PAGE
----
AM: In and out! I needed Berklee, I really like Berklee and I think I would have stayed, I wanted to study engineering there and their department had just started and I didn’t know that much about engineering but I could tell that they did not have it together and I was just really worried about like wasting my father’s money because Berklee was expensive so I thought that if i am not getting the most out of this experience I don’t want to waste his money, but I really did like Berklee and I felt like I learned a lot things that were very helpful to me, you know, their teaching of, I think that they had a really simple and understandable way of teaching music theory that made a lot of sense to me when I hadn’t understood music theory before, I wish that I had stayed longer honestly but but I was kind of hyper aware of, well, my father was one of those guys who worried about money all the time so I worried about that
JF: Who influenced you and whose styles have you tried to emulate over the years?
AM: Honestly, probably the biggest influences for me are Neil Young’s Harvest, acoustic guitar stuff, more folky stuff, I was a big Elton John fan in the early 70’s and that kind of 70’s pop, harmonic stuff is probably in there, all that time period, Beatles, can’t avoid being influenced by the Beatles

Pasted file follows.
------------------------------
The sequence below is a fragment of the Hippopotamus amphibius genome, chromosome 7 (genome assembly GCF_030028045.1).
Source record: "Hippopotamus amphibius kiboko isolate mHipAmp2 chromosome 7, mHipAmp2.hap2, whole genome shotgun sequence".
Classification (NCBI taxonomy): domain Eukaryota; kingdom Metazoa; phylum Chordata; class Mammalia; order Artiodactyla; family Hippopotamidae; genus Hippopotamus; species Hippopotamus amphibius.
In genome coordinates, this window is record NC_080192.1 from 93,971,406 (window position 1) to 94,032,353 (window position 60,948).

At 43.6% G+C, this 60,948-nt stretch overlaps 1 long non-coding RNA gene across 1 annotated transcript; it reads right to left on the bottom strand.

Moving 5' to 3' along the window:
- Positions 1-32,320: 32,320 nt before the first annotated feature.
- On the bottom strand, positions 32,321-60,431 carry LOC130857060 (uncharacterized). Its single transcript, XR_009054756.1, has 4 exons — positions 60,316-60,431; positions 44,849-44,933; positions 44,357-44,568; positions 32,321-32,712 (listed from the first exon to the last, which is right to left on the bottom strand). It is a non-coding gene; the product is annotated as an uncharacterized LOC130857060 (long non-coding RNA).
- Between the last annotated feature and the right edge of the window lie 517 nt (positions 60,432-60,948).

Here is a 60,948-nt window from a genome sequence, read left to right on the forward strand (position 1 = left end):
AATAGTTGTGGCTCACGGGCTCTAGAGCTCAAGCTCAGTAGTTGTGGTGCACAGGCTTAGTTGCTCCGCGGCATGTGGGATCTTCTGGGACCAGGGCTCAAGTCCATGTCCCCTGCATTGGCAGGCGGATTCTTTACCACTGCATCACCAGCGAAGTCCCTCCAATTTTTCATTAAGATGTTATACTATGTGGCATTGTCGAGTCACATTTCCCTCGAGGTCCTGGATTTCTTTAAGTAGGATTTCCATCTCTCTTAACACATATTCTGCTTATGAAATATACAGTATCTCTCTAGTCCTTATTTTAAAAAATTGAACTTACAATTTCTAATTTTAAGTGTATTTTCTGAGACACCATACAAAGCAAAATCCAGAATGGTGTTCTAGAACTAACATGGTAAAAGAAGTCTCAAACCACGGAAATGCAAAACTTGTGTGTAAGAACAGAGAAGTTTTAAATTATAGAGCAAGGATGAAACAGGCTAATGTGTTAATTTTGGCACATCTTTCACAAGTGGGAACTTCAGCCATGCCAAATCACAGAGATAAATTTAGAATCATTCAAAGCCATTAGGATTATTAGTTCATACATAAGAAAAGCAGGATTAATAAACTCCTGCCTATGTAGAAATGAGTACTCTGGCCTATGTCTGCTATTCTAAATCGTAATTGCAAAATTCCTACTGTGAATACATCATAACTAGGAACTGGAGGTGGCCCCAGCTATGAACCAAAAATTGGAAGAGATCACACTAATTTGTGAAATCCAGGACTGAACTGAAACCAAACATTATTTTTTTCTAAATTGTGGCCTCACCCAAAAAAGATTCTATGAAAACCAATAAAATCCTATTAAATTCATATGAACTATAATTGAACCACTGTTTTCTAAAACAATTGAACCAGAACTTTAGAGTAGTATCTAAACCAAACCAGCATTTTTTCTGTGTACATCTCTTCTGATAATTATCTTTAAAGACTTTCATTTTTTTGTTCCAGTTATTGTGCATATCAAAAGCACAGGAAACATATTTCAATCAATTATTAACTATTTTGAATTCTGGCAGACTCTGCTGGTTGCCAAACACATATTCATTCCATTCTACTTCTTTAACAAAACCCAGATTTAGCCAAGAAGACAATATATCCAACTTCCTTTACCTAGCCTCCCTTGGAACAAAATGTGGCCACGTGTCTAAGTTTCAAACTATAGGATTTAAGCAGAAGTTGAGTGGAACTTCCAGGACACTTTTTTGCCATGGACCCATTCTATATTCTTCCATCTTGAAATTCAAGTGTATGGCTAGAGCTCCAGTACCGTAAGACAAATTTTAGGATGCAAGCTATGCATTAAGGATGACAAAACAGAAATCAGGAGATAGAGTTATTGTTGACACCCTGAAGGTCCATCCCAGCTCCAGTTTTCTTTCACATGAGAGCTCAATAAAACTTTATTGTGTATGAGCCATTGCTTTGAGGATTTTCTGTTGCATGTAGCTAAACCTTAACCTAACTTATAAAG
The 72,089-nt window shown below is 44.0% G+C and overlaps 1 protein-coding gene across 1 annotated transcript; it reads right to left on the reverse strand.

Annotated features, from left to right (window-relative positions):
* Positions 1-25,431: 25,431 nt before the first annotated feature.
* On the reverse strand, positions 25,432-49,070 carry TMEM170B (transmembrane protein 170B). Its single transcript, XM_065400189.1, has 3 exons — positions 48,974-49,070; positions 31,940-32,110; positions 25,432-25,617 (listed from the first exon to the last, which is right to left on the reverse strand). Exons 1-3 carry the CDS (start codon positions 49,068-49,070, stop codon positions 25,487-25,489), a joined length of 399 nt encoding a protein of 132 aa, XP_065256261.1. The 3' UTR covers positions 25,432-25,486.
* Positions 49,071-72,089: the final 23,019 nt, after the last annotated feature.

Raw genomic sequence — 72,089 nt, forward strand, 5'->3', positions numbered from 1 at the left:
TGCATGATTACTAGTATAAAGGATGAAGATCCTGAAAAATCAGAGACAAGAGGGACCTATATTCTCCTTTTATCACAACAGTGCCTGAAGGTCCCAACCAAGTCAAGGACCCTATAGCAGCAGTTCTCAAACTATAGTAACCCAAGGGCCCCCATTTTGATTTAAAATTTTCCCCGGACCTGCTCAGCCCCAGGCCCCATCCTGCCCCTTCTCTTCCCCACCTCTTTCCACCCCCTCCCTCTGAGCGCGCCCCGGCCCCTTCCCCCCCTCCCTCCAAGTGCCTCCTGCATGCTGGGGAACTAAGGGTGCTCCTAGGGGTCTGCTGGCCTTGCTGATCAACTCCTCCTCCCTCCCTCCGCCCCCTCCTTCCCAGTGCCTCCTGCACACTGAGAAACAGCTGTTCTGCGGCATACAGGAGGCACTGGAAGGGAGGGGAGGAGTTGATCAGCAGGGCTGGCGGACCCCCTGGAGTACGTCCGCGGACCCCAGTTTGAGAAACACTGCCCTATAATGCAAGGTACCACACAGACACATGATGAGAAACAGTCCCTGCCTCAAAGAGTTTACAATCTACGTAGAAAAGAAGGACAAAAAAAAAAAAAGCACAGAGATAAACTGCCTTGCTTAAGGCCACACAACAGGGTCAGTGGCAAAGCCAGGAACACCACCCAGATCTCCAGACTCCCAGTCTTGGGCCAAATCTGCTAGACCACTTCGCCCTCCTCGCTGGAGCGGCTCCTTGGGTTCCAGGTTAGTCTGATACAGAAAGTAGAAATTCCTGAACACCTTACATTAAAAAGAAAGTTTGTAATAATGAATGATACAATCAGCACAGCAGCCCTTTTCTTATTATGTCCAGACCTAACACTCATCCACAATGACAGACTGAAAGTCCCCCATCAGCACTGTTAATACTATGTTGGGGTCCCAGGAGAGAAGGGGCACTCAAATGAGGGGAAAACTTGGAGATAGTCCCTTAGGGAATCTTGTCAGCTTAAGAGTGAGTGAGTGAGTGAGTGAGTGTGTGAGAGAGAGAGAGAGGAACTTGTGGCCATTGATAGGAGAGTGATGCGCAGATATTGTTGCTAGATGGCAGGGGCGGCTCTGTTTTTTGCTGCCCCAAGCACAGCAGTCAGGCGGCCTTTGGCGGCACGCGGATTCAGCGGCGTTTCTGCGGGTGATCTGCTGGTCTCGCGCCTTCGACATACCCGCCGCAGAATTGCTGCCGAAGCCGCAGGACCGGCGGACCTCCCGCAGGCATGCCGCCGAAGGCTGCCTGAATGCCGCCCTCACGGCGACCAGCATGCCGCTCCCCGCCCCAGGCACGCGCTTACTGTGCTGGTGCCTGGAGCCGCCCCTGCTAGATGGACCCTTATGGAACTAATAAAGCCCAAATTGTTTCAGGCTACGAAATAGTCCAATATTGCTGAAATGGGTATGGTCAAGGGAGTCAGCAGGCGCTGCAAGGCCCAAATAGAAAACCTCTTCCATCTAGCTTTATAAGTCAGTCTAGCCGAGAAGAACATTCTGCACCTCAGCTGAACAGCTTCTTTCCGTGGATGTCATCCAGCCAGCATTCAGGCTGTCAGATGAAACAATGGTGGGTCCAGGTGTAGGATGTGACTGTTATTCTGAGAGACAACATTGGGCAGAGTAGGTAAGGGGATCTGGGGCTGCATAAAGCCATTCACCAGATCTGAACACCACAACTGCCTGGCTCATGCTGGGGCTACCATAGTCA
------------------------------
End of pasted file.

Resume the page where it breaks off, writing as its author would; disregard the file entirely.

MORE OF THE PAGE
JF: I have a few of your CDs and pretty much been a fan of yours since ‘Til Tuesday
AM: Thank You!
JF: and I noticed that you went from the “Voices Carry” type music and eventually went into the “Coming Up Close” type and it seemed that that song, “Coming Up Close”, was the direction you sent yourself in, a transitional song for you
AM: I think that is where I started writing songs on acoustic guitar because I had been writing songs on bass and the first ‘Til Tuesday record, we were really influenced by, um, obviously that’s post new wave, Thompson Twins, Thomas Dolby type stuff, he’s a great songwriter, too, but we were also influenced by some R&B stuff that was happening like Gap Band, we used to listen to a lot, besides new wave, so writing songs on bass kind of made sense but I really wasn’t much of an R&B bass player, it was an amalgamation of styles
JF: Did you start with guitar and switch to bass or vice versa?
AM: I played bass in, well, I learned to play bass, um, I always wanted to be a bass player, I don’t know why, but that was my instrument at Berklee and you know, I played acoustic guitar, a few chords, not very well, and I never really progressed past that because I just basically play acoustic to accompany myself enough to write songs and play live, I was never really interested in being a guitar player, you know, fleshing it out as a guitar player in any way, I don’t even know if I had an acoustic guitar around then but it makes a lot of difference when you can hear those thirds in the chords
JF: Do you play piano at all?